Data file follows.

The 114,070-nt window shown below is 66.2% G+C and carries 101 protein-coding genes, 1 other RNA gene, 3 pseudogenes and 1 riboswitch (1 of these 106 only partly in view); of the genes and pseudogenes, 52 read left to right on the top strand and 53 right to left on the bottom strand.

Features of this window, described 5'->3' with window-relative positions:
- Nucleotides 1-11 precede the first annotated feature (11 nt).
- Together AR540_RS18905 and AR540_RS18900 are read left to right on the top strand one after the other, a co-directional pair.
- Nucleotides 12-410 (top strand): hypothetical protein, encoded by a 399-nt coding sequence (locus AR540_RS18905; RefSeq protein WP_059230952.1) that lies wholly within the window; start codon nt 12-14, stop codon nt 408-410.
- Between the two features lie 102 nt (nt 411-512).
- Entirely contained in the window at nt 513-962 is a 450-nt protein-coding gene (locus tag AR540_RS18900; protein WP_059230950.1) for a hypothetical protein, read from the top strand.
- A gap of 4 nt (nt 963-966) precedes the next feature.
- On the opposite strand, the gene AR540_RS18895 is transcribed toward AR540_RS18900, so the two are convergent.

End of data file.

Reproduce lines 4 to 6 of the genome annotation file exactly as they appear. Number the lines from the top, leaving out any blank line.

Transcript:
- Together AR540_RS18905 and AR540_RS18900 are read left to right on the top strand one after the other, a co-directional pair.
- Nucleotides 12-410 (top strand): hypothetical protein, encoded by a 399-nt coding sequence (locus AR540_RS18905; RefSeq protein WP_059230952.1) that lies wholly within the window; start codon nt 12-14, stop codon nt 408-410.
- Between the two features lie 102 nt (nt 411-512).